Here and There on the Turf: Grand Old Mad Hatter.; Rustic Makes Good.; Record-Making Year.; Miami and Its Prospects., Daily Racing Form, 1924-05-08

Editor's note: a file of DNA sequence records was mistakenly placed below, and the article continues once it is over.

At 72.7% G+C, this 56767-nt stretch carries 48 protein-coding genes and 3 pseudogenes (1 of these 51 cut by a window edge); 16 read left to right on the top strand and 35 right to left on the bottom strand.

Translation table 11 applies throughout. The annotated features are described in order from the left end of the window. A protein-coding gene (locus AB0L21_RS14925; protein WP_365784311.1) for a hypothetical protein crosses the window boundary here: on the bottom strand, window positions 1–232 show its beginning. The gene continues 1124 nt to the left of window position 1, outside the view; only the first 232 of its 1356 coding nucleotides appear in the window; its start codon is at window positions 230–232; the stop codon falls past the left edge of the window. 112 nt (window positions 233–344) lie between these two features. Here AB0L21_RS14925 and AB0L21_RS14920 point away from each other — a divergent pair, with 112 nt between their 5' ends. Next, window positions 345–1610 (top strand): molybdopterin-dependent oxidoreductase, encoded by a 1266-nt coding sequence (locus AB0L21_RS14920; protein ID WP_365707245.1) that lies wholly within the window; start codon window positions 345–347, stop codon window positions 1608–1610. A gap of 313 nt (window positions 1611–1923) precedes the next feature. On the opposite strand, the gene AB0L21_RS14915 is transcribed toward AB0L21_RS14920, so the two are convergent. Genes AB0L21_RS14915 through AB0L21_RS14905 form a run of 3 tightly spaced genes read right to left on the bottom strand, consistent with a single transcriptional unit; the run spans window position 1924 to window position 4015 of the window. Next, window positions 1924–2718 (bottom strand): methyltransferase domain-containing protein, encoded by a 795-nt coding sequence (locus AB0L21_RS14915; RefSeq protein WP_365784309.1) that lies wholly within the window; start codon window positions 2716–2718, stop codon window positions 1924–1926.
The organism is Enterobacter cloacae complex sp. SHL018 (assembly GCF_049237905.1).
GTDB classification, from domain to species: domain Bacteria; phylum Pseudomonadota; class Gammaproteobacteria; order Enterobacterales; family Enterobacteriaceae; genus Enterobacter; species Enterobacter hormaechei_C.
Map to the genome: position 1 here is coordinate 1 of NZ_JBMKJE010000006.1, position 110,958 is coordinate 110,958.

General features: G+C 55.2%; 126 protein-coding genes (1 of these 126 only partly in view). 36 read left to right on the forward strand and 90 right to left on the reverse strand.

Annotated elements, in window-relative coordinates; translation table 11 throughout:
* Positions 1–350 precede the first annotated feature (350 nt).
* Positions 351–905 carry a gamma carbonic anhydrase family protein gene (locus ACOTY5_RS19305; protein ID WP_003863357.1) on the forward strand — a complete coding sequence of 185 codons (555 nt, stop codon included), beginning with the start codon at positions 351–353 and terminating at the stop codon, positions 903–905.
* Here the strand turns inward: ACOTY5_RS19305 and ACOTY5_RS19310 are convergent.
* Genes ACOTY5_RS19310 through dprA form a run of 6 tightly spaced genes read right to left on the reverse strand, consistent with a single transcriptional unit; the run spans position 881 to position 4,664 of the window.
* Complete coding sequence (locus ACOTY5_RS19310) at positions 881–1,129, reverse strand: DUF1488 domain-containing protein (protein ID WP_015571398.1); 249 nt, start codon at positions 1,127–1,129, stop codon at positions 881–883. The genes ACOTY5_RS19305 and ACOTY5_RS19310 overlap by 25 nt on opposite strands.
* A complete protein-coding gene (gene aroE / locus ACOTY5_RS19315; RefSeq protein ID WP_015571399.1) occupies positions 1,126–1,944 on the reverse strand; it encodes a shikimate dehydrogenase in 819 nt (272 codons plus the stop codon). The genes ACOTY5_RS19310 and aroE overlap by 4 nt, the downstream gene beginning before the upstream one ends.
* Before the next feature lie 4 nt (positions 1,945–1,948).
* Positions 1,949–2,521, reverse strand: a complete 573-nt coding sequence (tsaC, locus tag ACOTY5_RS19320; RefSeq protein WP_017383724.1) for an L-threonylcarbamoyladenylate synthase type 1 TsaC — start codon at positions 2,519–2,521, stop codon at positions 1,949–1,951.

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Here and There onheTurf Grand Old Mad Hatter. Rustic Makes Good. Record -Making Tear. Miami and Its Prospects. It is always of great interest when a sturdy old favorite with the public comes back. That is just what Mad Hatter did at Jamaica Tuesday wh;n he won the Laurelton Handicap, at three quarters, under 126 pounds and in the fast time of 1:11%. The son of Fair Play and Madcap showed both gameness and fleet neas when he outfinished the fast-running Miss Star through the last sixteenth of a mile. The old horse, now in his eighth year, had met with some interference and stood a drive to earn the decision. By reason of his uncertain temper some times there is not enough credit given this great old horse, but there is no horse of his present generation that can show a better record of achievement. He was so little thought of as a two year-oM in 1918 that he was raced among the selling platers and only won two races. Then as a three-year-old Mad Hatter was the first winner of the Latonia Championship Stakes, at a mile and three-quarters, with Laverne Fator as his pilot. That was the big achievement of his three year old career. Then in 1920 he won the Yorktown Hands cap, at a mile and a quarter, at Empire City; the Pimlico Serial Weight for Age Race, at a mile, and the Bowie Cup, at a mile and a half, also at Pimlico. Ensor rode him in the mile victory, while Sande had the mount in his other two victories. In 1921 Mad Hatter began well by winning the Metropolitan Handicap and he followed up that mile victory by finishing first in the Kings County Handicap, at a mile and a six teenth , the October Handicap, at a mile and a sixteenth, at Jamaica, and the Jockey Club Gold Cup, at two miles. The Metropolitan Handicap fell to Mad Hatter again in 1922 and he repeated in both the Kings County Handicap and the Jockey Club Gold Cup, as well as winning Saratogas Champlain Handicap, at a mile and an eighth, under 130 pounds. That brought the great old campaigner to 1923 and he beat the best field that could be mustered against him in the Toboggan Handicap at Belmont Park under 128 pounds. Thus it wiil be seen that the old horse has met and beaten the best of them in distances that range from three quarters to two miles. He has shouldered all sorts of weight and it is small wonder that in all these years of brill ant endeavor he became sour and sulky on some occasions. The Kaneocas Stable has a three-year old brother to this remarkable campaigner in Mad Play. He has betrun his three year old cam paign auspiciously and he will have his first big test in the running of the Prcakness Stakes at Pimlico on Monday. Should he develop, as it is confidently expected he will under the guidance of S. C. Hildreth. he ought to carry on for Mad Hatter to the eternal glory of maintaining the fame of Fair Play and Madcap. There was another candidate for the Preak n?ss Stakes made good at Pimlico Tuesday when A. H. Morris good colt Rustic was the winner of a three quarters dash from a fast band of three year olds in 1:11%. He was carrying 125 pounds and the easy manner in which he led his opponents home spoke vol umos for his present condition. Rustic is a son cf Transvaal and Rusila, by Puryear D., and was bred by Mr. Morris in partnership with R. J. Walden. This start was his first public appearance since last fall, when he was a good second to Edward R. Bradleys Beau Butler in the Pimlico Futurity. In his previous race he had won over a mile at Laurel, beating as good a filly as Fluvanna with ease. In all of his races Rustic suggested an ability to stay and has been undergoing a careful preparation for the Preakness Stakes. This fast three-quarters would suggest that he is fit and ready to give an excellent account of himself in the big race. Horses are running fast this year. At Jamaica on Tuesday Prime Minister galloped the five and a half furlongs in 1 :05, adding his name to those which hold the time mark there for the distance. In that race he just beat Finn Lag. the one that hung out the same mark in a previous race. Then at Pimlico E. F. Whitneys Mainmast established a new track record of 1 : 10% for three-quarters in beating Gifford A. Cochrans Goshawk. But Mr. Cochran had the satisfaction of seeing his two-year old False Face equal the four and a half furlong track record of :53% in the opening race of the day. This False Face is a brown son of Sireep and Masque, by Disguise, and the performance was doubly pleasing for the reason that she is one that was bred by Mr. Cochran and not one of the six for which he paid 40,000. From time to time there have been glowing reports of the preparations that have been ■ going forward for the race meeting at Miami next winter. Those who have been to the j Florida resort have told of the work that has been accomplished by L. A. Cassidy in track and stable construction. The course has been pronounced a model one in all of its develop J ments and the amount of work that has been : done has called for no end of compliments to the skill and energy of Mr. Cassidy. But it takes more than a race course to give a race meeting and Mr. Cassidy has been as eminently successful in signing up the best stables for the initial meeting as he has been in the labor of making ready for the reception of the stables. H-? has obtained stab.e reserva tions from the best of the racing establishments and it is a remarkable fact that about 75 per cent of those who have already con traded for stabling at the course have never I before campaigned horses through the winter months. j An idea of the quality of the sport that will be offered is had from the following list of stables that have already reserved accommoda tions for their horses: Walter J. Salmon, Mar shall Field HI., Joseph E. Davis, Robert L. Gerry, H. P. Whitney, Greentree Stable. Ad- miral Cary T. Grayson, Benjamin Block, Richard T. Wilson, A. C. Bostwick, Belair Stud, Mose Goldblatt, John E. Madden, George W. Loft, Walter S. House, George D. Widener, A. J. Joyner, Frank J. Farrell, A. L. Aste, William Martin, J. K. L. Ross, Sandy McNaughton, Riviera Stable, Thomas Clyde, Edward F. Simms, J. S. Cosden, Oak Ridge Stable, H. M. Howard, Howard Oots and Gifford A. Coch ran. Jockeys that have promised to take part in the racing are M. Garner. Ivan Parke, C. Tur ner, T. McTaggart, J. Callahan, L. McAtee. Clarence Kummer, B. Marinelli, P. Walls, F. Hastings and Andy Schuttingcr. There have been various applications fori club membership and Mr. Cassidy has done as big a thing in interesting the best turfmen as he has in building a model race course.